“One of our jobs in law schools is to transition someone from thinking of themselves as an individual in society to thinking of themselves as part of a profession,” Moberly said.

Moberly said lawyers need to be leaders in society, and he hopes that some will make a difference

“I don’t think there’s a problem in society that will be solved with­out lawyers working to solve it,” Moberly said. 

“We definitely need lawyers who are willing to engage problems at all levels, from the individualized problems to organizational and so­cietal problems, and do it in a way that I think is the most effective, which is by negotiating, listening, compromising and being respect­ful,” Moberly added.

Being civil doesn’t mean giving into beliefs you don’t agree with, but it means advocating for your perspective, Moberly said.

“What we need, though, are peo­ple who are willing to rise above what’s permitted and model our highest expectations,” Moberly said. “That’s really what I think what lawyers are trying to do.”

While civility has a home in the law, it’s often missing in politics.

U.S. Rep. Don Bacon, an Omaha Republican, said he’s a member of the bipartisan Civility and Respect Caucus. He said issues need debat­ed, but the attitude that is brought to the debate can be harmful.

“To equate civility with no de­bate, I think, would be a mistake,” Bacon said. “For me, where I go with civility is it’s more about the concept that some have toward op­ponents, going after their motives, their morality, their character, and I think that that’s not helpful.”

Bacon said accusations of racism or anti-Semitism have been used as a “political club” and should be used only when they actually apply.

“You can rationalize rudeness and contempt in a lot of issues,” Bacon said. “I think when you start showing contempt for your politi­cal opponents and their values, their character, I think that’s where we’re hurting ourselves.”

For Shereen Bingham, a pro­fessor of communication at the University of Nebraska at Omaha, engaging effectively with someone else on a difficult subject requires trying to understand why their posi­tion makes sense to them before ex­pressing disagreement – not simply responding to their points without listening to what they’re saying.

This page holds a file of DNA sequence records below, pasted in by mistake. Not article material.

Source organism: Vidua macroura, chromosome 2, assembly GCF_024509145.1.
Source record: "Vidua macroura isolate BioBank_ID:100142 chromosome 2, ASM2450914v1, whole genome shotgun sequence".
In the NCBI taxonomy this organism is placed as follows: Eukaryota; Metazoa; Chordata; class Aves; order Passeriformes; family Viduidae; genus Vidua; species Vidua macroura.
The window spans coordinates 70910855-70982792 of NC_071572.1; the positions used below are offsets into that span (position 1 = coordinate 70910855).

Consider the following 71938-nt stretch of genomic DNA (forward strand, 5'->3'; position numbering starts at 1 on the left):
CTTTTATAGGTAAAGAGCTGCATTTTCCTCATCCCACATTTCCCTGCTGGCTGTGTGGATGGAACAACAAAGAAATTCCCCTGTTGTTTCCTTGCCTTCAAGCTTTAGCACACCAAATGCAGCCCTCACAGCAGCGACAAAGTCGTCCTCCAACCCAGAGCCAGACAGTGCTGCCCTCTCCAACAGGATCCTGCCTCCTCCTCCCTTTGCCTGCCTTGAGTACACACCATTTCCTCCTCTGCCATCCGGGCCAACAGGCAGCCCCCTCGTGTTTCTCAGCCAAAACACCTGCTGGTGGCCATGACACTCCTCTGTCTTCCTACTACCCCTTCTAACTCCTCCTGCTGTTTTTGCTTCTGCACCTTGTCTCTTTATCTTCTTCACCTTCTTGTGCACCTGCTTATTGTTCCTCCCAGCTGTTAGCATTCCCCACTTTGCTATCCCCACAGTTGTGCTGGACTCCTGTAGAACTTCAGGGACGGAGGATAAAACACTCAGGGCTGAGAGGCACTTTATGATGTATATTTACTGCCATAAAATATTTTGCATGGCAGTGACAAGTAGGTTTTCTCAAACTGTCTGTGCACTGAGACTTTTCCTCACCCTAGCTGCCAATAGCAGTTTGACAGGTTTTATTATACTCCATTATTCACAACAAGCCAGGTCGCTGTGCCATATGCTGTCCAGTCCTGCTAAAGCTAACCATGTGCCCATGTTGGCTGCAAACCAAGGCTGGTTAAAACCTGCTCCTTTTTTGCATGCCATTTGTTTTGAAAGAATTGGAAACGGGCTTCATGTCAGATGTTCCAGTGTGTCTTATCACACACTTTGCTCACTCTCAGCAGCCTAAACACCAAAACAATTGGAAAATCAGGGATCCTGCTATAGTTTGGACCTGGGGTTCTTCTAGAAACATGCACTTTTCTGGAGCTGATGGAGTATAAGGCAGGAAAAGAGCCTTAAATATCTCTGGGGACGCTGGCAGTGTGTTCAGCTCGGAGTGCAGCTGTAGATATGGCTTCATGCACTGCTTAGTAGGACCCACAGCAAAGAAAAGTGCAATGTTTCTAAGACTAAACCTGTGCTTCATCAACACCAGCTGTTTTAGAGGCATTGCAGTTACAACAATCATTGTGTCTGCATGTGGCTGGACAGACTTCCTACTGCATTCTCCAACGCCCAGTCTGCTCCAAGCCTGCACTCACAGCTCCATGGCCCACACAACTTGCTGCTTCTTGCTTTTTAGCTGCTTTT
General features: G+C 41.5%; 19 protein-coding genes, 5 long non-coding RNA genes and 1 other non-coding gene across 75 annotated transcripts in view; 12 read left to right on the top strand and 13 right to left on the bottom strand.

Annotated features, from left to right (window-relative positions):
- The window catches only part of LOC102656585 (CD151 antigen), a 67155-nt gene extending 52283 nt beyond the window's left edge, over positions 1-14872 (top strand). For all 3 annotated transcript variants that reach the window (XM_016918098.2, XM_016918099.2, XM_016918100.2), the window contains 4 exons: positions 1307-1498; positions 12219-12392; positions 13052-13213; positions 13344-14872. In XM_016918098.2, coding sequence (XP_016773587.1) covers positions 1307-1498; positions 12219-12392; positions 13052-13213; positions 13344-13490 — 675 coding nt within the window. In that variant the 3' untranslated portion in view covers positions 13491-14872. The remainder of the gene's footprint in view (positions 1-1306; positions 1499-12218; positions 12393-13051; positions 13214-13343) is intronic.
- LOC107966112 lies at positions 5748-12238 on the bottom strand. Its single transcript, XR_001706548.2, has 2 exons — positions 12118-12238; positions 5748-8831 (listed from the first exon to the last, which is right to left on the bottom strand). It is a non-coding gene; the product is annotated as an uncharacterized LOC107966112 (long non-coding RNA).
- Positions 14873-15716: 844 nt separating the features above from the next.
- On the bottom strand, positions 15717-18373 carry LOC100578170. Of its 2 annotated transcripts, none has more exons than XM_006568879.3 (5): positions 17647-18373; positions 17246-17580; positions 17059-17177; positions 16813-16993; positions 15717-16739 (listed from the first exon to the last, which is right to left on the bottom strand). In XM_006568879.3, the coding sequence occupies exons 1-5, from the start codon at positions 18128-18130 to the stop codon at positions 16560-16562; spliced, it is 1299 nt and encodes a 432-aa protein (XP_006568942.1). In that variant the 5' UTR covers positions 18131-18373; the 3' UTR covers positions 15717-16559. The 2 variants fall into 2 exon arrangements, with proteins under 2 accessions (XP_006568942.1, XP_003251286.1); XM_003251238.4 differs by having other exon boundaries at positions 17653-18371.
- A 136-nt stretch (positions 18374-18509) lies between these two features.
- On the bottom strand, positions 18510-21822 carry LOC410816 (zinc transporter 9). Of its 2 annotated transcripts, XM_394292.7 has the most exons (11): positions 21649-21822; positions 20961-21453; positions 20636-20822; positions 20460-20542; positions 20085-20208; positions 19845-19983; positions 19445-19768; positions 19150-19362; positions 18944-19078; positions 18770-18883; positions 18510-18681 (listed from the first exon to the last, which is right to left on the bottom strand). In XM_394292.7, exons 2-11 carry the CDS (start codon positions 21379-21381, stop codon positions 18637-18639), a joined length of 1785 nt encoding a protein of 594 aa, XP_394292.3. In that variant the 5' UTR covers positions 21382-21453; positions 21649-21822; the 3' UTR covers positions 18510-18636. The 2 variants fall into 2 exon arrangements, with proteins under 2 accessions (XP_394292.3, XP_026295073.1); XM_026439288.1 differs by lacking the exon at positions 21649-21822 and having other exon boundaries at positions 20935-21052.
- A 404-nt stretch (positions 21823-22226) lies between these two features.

“I do think respect is key,” Bingham said. “If the parties in a discussion don’t both feel like they’re being treated as full, le­gitimate human beings who are on equal footing as everyone else, that they’re maybe being disregarded or devalued, I don’t think that’s a good foundation for discussing some of the controversial issues that we’re dealing with today, especially with people talking past each other.”

While civility generally has a positive connotation, the term can be problematic because it carries linguistic baggage, Bingham said. Appeals to civility have been used to try to “dehumanize” people to help justify silencing them throughout history, such as referring to groups of people of color as “uncivil” or “savages” so their voices could be excluded from debate.

There’s no agreement about what constitutes civility, especially when different groups of people are involved. Bingham suggested a phrase like “genuine dialogue” might better express what’s valued by its proponents. She said the term doesn’t equate simply to politeness.

Bingham is also the director of UNO’s Ombuds Services, which provides behind-the-scenes assis­tance in resolving conflicts to the university community. She said to being truly engaged in a discussion involves creating meaning together.

“Maybe you won’t change and see something the other way, but you might get one insight from what you hear,” Bingham said. “Most people feel better about ourselves when we act in a respectful way, an open way, and consider what other people say.”